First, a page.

as it is lived today or ever will be lived. Architects’ post-Victorian attitude reflected a belief in their ability to create a better environment. or at least it is life itself taking form and therefore it is the truest record of life as it was live in the world yesterday. The denouncement of excessive and chaotic styles became an underlying message with the growing interest in progressive architecture.Irving dream. These reformers published numerous articles in Better Homes and Garden and Ladies Home Journal. rejecting the ornate and gaudy interiors of the Picturesque styles and declaring them unhealthy and destructive The ostentatious ornament lacked meaning and was seen as a shallow façade that was leading to the demise of America’s moral fiber. the Progressive style “let ornament be . an architecture that valued function and its effect on the occupants. and in turn a better society (Gowans 36). reflected an optimistic belief that perfection was attainable in all spheres of life. but its appeal remained generally limited to the wealthy. Its base was a yearning for self-respect” (Ovnick 124-125). This nationwide movement. A key element to this American dream was the built environment. Americans from all sectors of society were forced to rethink their values and re-evaluate the American dream. the Arts and Crafts movement embodied this element of simplicity and gained great popularity. The Beaux Arts also grew in popularity. a style which carefully removed excessive ornament. “Its primary 3 contribution was a shift from quantitative to qualitative values. Through the erupting media of popular magazines. referred to as the progressive movement. Frank Lloyd Wright said In the Realm of Ideas: …architecture is life. Boosted by the efforts of Gustav Stickley and the Prairie House interiors of Frank Lloyd Wright. In contrast. housing reformers extolled the virtues of a new style of architecture.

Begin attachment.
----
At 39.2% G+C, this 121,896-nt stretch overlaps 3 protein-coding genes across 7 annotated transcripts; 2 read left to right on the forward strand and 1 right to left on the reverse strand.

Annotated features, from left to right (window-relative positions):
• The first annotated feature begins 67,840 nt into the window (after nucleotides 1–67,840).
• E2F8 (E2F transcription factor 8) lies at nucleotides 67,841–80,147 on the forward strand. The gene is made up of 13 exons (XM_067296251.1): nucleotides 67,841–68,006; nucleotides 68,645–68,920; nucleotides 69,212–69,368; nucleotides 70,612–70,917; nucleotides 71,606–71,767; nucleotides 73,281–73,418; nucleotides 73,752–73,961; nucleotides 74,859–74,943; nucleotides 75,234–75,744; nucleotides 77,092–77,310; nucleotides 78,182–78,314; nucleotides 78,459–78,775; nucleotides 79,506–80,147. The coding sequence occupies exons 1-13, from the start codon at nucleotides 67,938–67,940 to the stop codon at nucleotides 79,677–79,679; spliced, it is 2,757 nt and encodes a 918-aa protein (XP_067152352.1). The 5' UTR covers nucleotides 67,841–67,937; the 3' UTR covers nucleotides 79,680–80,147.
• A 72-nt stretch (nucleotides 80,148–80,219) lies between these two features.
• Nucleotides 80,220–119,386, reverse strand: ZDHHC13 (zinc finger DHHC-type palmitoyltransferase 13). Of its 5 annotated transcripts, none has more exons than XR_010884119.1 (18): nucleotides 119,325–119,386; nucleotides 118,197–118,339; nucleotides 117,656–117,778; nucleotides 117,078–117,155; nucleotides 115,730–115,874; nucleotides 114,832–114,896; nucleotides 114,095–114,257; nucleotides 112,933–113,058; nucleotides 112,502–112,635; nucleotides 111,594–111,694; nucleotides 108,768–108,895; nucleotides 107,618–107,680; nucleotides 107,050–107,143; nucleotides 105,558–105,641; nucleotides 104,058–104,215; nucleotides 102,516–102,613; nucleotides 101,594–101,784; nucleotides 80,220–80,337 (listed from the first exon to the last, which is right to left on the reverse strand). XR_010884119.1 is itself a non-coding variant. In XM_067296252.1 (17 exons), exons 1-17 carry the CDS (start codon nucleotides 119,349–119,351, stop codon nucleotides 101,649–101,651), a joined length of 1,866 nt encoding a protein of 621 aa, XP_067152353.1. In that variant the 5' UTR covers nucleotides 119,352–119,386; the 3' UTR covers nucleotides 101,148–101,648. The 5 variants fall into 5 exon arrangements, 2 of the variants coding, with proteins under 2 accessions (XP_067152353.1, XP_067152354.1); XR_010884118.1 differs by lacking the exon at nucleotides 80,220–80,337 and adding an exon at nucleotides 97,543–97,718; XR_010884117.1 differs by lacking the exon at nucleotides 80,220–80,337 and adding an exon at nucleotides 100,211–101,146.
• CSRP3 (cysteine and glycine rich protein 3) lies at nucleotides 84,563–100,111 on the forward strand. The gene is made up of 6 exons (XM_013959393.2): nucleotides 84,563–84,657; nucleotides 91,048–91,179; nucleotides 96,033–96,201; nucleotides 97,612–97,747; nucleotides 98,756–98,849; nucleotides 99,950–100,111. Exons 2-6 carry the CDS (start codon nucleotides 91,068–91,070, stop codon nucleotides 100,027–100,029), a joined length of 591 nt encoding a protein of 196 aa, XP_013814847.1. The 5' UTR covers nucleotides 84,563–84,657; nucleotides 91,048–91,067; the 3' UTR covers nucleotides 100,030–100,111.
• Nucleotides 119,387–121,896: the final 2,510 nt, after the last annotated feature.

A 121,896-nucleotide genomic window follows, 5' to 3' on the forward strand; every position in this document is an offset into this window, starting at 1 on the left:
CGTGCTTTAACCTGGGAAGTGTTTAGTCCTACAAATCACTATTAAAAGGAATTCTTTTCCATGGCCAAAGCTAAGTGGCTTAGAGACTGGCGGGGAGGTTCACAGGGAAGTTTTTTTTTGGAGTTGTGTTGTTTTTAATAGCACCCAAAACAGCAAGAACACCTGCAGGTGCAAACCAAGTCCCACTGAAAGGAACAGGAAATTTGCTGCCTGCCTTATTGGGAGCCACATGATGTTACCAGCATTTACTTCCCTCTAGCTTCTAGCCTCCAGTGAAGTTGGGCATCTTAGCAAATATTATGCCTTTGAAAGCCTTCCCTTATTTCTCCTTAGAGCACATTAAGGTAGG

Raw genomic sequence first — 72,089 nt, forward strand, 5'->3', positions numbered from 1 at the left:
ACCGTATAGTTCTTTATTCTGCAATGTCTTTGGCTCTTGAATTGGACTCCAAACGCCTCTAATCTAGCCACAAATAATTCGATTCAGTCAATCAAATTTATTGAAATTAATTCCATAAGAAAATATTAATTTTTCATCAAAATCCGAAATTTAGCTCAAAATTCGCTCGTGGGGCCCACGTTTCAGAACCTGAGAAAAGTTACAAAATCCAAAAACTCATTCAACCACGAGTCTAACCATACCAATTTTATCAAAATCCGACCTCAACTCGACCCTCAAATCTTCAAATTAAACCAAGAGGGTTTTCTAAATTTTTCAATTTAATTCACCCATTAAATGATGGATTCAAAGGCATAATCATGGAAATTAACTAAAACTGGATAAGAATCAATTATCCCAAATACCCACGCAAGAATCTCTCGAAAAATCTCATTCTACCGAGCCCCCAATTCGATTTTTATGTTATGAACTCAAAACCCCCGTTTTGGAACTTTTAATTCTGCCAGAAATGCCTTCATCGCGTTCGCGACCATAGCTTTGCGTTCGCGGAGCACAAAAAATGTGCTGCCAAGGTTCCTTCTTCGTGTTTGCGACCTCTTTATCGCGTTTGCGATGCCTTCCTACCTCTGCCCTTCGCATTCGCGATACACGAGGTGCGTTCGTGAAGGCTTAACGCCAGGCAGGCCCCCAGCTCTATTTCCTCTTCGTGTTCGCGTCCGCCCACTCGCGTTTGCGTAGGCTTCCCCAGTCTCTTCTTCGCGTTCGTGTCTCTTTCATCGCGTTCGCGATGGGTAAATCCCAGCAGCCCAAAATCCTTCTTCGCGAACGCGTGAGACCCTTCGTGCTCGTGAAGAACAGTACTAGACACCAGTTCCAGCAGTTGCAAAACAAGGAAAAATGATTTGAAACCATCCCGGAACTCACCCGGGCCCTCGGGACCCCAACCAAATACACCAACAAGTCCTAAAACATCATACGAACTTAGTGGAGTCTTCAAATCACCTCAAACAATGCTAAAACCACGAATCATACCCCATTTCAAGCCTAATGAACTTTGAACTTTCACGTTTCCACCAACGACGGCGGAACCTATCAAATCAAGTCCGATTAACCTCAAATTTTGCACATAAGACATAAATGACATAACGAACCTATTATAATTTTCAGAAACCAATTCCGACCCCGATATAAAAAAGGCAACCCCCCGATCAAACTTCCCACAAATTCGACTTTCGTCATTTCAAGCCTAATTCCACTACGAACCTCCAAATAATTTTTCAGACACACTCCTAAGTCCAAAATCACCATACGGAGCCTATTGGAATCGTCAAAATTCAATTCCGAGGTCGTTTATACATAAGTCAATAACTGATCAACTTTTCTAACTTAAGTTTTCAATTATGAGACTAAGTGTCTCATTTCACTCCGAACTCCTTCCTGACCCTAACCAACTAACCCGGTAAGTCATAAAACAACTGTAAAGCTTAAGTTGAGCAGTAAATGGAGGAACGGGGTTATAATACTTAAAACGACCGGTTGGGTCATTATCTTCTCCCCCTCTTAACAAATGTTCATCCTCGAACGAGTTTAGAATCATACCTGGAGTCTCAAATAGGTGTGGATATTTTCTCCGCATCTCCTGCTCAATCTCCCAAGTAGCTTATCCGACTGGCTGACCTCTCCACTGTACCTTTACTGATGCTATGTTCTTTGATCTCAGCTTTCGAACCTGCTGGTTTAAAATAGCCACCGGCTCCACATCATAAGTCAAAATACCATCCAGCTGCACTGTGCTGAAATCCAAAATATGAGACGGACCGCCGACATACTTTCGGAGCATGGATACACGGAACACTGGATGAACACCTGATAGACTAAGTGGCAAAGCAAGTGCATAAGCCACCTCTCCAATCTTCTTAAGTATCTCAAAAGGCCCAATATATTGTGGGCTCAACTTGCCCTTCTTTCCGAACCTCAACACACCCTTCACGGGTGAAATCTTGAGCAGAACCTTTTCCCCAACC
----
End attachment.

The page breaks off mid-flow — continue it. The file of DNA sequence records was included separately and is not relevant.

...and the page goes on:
Frank Lloyd Wright handled much of the domestic housing design. a new aesthetic began to line the streets of America. “It is good to have style. Frank Lloyd Wright worked for the architectural firm of Sullivan and Adler. buildings were dressed in Revival styles and Picturesque styles which. Frank Lloyd Wright took Sullivan’s “form follows function” to another level. As Wright said. Wright). “Form follows function” became a central tenet to the “new” architecture that was beginning to be produced in the late nineteenth century (Curtis 114). a critical response to Victorian social ideals and the Victorian home itself was common to the architecture that began in the late nineteenth century. according to critics.Irving dictated by the nature of the materials and the uses of given buildings” (Gowans 215). including New York and Chicago. . Gaining notoriety in the design of homes. Wright left the tutelage of Sullivan and started his own architectural firm. The development of Wright’s philosophy ushered in a modern view of architecture and how it was understood. Especially true in the United States. were haphazardly thrown together without consideration for the environment and the people who were to live and work inside the structure. Clearly. but a style is not necessary (Realm. Louis Sullivan’s famous quote. Understanding organic architecture required the viewers to dismiss the idea of organic architecture as a style. Since Sullivan’s interests primarily focused on skyscrapers and public buildings. From the Renaissance to the emergence of Frank Lloyd Wright’s career. The split from Sullivan marked the beginning of seven decades of creation. the dominant styles of architecture were imitations and revivals of historic forms. Although progressive architects often disagreed on what constituted progressive 4 architecture. Skyscrapers towered above major cities. In Chicago.